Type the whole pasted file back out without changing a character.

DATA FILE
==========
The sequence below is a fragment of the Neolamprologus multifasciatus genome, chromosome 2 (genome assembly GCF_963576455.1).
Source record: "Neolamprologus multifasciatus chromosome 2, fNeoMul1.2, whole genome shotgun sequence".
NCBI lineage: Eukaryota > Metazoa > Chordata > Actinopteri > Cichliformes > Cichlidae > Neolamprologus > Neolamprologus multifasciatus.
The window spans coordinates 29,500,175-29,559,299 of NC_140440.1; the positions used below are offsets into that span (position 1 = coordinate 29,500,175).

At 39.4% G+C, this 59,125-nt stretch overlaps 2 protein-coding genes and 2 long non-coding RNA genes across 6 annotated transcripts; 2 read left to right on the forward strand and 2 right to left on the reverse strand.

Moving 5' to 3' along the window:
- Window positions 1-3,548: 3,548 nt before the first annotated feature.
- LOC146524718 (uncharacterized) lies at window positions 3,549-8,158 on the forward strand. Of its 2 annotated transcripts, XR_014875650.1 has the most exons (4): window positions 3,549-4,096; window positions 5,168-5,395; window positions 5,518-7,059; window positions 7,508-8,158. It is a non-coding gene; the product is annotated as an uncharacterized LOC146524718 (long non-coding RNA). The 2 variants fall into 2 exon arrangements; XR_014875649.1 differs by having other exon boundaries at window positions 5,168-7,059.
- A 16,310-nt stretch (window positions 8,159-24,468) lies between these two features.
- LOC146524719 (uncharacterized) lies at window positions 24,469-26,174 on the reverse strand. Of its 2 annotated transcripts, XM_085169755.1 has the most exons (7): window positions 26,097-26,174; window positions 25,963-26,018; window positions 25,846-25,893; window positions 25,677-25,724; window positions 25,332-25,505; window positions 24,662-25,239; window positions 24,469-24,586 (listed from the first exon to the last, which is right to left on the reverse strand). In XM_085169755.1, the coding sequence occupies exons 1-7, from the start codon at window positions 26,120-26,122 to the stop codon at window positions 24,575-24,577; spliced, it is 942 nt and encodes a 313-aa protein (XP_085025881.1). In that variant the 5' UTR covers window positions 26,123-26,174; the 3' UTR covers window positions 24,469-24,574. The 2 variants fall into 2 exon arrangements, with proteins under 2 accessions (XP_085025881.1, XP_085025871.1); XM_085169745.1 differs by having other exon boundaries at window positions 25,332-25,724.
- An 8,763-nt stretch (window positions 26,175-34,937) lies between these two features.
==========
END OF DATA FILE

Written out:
The sequence below is a fragment of the Neolamprologus multifasciatus genome, chromosome 2 (genome assembly GCF_963576455.1).
Source record: "Neolamprologus multifasciatus chromosome 2, fNeoMul1.2, whole genome shotgun sequence".
NCBI lineage: Eukaryota > Metazoa > Chordata > Actinopteri > Cichliformes > Cichlidae > Neolamprologus > Neolamprologus multifasciatus.
The window spans coordinates 29,500,175-29,559,299 of NC_140440.1; the positions used below are offsets into that span (position 1 = coordinate 29,500,175).

At 39.4% G+C, this 59,125-nt stretch overlaps 2 protein-coding genes and 2 long non-coding RNA genes across 6 annotated transcripts; 2 read left to right on the forward strand and 2 right to left on the reverse strand.

Moving 5' to 3' along the window:
- Window positions 1-3,548: 3,548 nt before the first annotated feature.
- LOC146524718 (uncharacterized) lies at window positions 3,549-8,158 on the forward strand. Of its 2 annotated transcripts, XR_014875650.1 has the most exons (4): window positions 3,549-4,096; window positions 5,168-5,395; window positions 5,518-7,059; window positions 7,508-8,158. It is a non-coding gene; the product is annotated as an uncharacterized LOC146524718 (long non-coding RNA). The 2 variants fall into 2 exon arrangements; XR_014875649.1 differs by having other exon boundaries at window positions 5,168-7,059.
- A 16,310-nt stretch (window positions 8,159-24,468) lies between these two features.
- LOC146524719 (uncharacterized) lies at window positions 24,469-26,174 on the reverse strand. Of its 2 annotated transcripts, XM_085169755.1 has the most exons (7): window positions 26,097-26,174; window positions 25,963-26,018; window positions 25,846-25,893; window positions 25,677-25,724; window positions 25,332-25,505; window positions 24,662-25,239; window positions 24,469-24,586 (listed from the first exon to the last, which is right to left on the reverse strand). In XM_085169755.1, the coding sequence occupies exons 1-7, from the start codon at window positions 26,120-26,122 to the stop codon at window positions 24,575-24,577; spliced, it is 942 nt and encodes a 313-aa protein (XP_085025881.1). In that variant the 5' UTR covers window positions 26,123-26,174; the 3' UTR covers window positions 24,469-24,574. The 2 variants fall into 2 exon arrangements, with proteins under 2 accessions (XP_085025881.1, XP_085025871.1); XM_085169745.1 differs by having other exon boundaries at window positions 25,332-25,724.
- An 8,763-nt stretch (window positions 26,175-34,937) lies between these two features.